Diesel fuel spills into Nonconnah Creek after Lamar crash

MEMPHIS, Tenn. — Thursday morning’s rain may be to blame for two crashes that caused headaches for drivers on Lamar Avenue all morning and lead to diesel fuel spilling into the Nonconnah Creek.

No one was hurt, but a hazmat team had to be called in to clean up about a hundred gallons of diesel fuel that leaked from a FedEx truck onto the highway and into the creek.

Lamar Avenue between American Way and I-240 was partially shut down for more than six hours as crews worked to clean up the dangerous leak, caused when the FexEx truck crashed into a guardrail around 2:30 a.m.

"There were approximately 150 gallons of diesel fuel on the truck – he had fueled up. Approximately 100 gallons leaked from that tank," said Lt. Wayne Cooke with the Memphis Fire Department.

Crews vacuumed up enough fuel to fill at least two 55-gallon containers, and poured a grainy, sand-like absorbent onto the highway to soak up what they could. But not before fuel drained through the overpass and into the water of the Nonconnah Creek below.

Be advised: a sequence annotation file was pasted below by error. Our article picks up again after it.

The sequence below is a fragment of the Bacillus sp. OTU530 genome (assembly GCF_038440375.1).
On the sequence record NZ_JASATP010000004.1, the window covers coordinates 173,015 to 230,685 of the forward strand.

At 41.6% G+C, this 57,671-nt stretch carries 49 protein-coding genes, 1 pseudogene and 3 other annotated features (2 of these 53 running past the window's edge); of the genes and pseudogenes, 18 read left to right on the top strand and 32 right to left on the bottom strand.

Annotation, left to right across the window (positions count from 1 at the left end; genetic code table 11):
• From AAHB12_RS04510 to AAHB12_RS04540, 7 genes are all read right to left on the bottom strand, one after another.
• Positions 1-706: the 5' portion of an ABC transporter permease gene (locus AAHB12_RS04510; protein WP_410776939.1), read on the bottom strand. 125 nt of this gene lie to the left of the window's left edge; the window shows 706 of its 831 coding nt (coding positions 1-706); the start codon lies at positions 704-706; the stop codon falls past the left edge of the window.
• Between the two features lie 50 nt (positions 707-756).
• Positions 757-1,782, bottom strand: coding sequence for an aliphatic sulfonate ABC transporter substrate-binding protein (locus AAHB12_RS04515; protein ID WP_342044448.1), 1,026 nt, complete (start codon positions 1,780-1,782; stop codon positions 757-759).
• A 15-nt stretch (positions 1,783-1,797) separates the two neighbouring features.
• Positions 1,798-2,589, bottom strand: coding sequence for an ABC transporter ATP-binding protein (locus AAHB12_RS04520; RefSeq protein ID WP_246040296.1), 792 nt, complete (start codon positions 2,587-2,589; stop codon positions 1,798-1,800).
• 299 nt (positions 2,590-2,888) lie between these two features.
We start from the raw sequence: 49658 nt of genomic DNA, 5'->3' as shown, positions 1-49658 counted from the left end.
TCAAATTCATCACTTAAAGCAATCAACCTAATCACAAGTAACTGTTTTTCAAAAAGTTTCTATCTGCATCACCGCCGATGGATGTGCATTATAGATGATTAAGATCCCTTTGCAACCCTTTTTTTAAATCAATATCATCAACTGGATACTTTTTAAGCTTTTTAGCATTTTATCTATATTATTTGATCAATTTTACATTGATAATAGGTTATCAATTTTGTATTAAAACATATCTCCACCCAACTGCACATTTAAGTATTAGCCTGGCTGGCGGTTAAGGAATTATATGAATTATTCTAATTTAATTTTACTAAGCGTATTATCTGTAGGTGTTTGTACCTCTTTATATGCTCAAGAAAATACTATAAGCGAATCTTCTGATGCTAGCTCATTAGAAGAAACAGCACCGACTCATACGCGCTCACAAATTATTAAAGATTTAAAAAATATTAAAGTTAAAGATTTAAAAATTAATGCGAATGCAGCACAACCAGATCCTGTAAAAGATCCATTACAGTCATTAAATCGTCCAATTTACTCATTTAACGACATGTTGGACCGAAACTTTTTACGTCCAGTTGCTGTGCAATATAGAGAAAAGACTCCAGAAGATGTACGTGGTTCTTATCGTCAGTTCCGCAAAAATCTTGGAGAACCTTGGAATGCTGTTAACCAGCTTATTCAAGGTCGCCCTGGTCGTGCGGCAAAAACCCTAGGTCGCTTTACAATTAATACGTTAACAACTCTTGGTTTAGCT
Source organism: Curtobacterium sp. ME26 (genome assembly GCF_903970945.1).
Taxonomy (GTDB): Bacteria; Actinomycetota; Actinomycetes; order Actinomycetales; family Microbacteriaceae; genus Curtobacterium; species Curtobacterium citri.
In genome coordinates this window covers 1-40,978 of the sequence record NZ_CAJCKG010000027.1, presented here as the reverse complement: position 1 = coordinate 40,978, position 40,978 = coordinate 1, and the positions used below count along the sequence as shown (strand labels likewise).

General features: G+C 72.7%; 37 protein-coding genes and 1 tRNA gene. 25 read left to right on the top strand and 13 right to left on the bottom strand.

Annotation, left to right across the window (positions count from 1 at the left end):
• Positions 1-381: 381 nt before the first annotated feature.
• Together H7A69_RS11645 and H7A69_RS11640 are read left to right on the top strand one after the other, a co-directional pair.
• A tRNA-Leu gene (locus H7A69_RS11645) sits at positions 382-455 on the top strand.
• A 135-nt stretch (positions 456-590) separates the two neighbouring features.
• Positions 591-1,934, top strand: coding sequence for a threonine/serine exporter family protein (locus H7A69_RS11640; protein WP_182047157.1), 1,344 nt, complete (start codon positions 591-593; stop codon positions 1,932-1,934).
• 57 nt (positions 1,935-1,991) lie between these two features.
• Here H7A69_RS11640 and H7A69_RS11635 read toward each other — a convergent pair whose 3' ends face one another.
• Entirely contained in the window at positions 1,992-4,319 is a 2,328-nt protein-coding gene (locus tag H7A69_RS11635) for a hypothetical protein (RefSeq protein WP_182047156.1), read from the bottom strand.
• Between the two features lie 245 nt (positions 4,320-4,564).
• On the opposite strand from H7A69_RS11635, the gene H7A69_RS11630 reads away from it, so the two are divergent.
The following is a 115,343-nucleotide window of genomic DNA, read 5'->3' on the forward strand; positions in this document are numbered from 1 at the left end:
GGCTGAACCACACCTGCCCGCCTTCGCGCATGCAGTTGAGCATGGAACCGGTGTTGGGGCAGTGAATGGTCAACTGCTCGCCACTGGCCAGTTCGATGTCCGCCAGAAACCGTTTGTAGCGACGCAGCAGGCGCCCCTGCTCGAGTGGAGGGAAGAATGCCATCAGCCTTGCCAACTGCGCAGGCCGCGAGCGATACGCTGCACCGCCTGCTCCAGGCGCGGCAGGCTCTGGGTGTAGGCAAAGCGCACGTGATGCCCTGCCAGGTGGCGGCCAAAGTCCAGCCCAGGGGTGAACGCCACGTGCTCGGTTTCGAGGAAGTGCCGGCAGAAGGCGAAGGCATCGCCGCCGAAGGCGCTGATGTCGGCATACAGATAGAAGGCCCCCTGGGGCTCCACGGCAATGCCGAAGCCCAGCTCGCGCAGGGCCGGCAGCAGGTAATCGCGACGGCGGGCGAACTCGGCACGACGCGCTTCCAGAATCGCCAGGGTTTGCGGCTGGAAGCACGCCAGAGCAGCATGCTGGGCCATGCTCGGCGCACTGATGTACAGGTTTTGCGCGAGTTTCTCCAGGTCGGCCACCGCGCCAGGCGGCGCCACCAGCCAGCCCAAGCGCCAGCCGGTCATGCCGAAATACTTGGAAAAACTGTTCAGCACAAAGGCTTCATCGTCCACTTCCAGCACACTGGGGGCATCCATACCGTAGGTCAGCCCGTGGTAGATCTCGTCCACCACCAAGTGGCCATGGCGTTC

"It is really a mess," said Randy Sharp, who was struggling to find a way around the traffic snarl on his way to work. "I don’t know what happened, but it’s really bad... I’m trying to hurry and get to work."

The crash shut down the eastbound lanes and slowed down traffic in the westbound lames of Lamar Avenue – one of the busiest streets in the city – leading to huge delays for drivers during the height of rush-hour traffic.

"I was headed down to Airways and now I’ve got to go all the way up here and take Airways off of Democrat," one truck driver told WREG.

Farther down the street at Lamar and Davidson Road, another crash involving 18-wheelers sent two people to the hospital.

Sharp said the detour cost him about 25 minutes.

"We had to re-route all the way back around in order to get to this point," he said.

While definitely a hassle for drivers, some tried to practice patience and see the silver lining.

"I’m just grateful that everything is as well as it is," said Gail Sharp. "It could be worse."

Memphis police are still investigating what caused the crashes, but the slippery roads likely didn’t help matters, Lt. Cooke said.

Lt. Cooke also tells WREG the U.S. Coast Guard, Tennessee Emergency Management Agency and the Office of Emergency Management are looking into the fuel leak.